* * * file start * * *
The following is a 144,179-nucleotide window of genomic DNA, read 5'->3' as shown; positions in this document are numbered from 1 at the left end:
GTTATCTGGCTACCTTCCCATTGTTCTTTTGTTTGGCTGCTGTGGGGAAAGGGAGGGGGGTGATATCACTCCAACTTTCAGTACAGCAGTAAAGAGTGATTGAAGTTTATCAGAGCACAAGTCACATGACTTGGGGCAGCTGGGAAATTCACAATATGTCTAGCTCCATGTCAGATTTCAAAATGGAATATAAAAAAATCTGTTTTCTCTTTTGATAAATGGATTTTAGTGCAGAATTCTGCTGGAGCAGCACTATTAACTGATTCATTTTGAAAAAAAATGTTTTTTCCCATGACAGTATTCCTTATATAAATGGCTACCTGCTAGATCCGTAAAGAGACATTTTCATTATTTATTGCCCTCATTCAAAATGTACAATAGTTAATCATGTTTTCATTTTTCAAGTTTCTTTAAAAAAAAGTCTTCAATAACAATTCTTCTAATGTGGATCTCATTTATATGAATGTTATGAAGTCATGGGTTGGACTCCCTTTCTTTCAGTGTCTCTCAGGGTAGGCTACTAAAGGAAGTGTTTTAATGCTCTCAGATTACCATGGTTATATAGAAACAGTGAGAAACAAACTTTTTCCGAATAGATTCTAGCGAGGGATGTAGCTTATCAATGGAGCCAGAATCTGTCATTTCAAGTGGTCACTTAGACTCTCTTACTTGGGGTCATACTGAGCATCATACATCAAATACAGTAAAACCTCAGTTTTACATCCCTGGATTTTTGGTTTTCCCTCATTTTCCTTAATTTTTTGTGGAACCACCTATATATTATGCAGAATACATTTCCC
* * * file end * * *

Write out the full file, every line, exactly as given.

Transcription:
The following is a 144,179-nucleotide window of genomic DNA, read 5'->3' as shown; positions in this document are numbered from 1 at the left end:
GTTATCTGGCTACCTTCCCATTGTTCTTTTGTTTGGCTGCTGTGGGGAAAGGGAGGGGGGTGATATCACTCCAACTTTCAGTACAGCAGTAAAGAGTGATTGAAGTTTATCAGAGCACAAGTCACATGACTTGGGGCAGCTGGGAAATTCACAATATGTCTAGCTCCATGTCAGATTTCAAAATGGAATATAAAAAAATCTGTTTTCTCTTTTGATAAATGGATTTTAGTGCAGAATTCTGCTGGAGCAGCACTATTAACTGATTCATTTTGAAAAAAAATGTTTTTTCCCATGACAGTATTCCTTATATAAATGGCTACCTGCTAGATCCGTAAAGAGACATTTTCATTATTTATTGCCCTCATTCAAAATGTACAATAGTTAATCATGTTTTCATTTTTCAAGTTTCTTTAAAAAAAAGTCTTCAATAACAATTCTTCTAATGTGGATCTCATTTATATGAATGTTATGAAGTCATGGGTTGGACTCCCTTTCTTTCAGTGTCTCTCAGGGTAGGCTACTAAAGGAAGTGTTTTAATGCTCTCAGATTACCATGGTTATATAGAAACAGTGAGAAACAAACTTTTTCCGAATAGATTCTAGCGAGGGATGTAGCTTATCAATGGAGCCAGAATCTGTCATTTCAAGTGGTCACTTAGACTCTCTTACTTGGGGTCATACTGAGCATCATACATCAAATACAGTAAAACCTCAGTTTTACATCCCTGGATTTTTGGTTTTCCCTCATTTTCCTTAATTTTTTGTGGAACCACCTATATATTATGCAGAATACATTTCCC